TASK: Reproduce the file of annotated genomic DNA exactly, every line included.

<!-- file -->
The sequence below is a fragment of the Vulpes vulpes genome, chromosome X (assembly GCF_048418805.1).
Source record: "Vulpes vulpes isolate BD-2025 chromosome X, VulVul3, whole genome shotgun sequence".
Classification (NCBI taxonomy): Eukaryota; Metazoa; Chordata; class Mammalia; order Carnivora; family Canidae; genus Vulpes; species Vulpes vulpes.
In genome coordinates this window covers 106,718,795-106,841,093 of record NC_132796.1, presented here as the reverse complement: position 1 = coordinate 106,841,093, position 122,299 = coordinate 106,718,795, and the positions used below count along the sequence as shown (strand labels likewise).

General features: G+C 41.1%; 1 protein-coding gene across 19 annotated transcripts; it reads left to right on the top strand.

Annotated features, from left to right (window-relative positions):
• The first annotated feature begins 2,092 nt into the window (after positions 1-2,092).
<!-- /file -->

The sequence below is a fragment of the Vulpes vulpes genome, chromosome X (assembly GCF_048418805.1).
Source record: "Vulpes vulpes isolate BD-2025 chromosome X, VulVul3, whole genome shotgun sequence".
Classification (NCBI taxonomy): Eukaryota; Metazoa; Chordata; class Mammalia; order Carnivora; family Canidae; genus Vulpes; species Vulpes vulpes.
In genome coordinates this window covers 106,718,795-106,841,093 of record NC_132796.1, presented here as the reverse complement: position 1 = coordinate 106,841,093, position 122,299 = coordinate 106,718,795, and the positions used below count along the sequence as shown (strand labels likewise).

General features: G+C 41.1%; 1 protein-coding gene across 19 annotated transcripts; it reads left to right on the top strand.

Annotated features, from left to right (window-relative positions):
• The first annotated feature begins 2,092 nt into the window (after positions 1-2,092).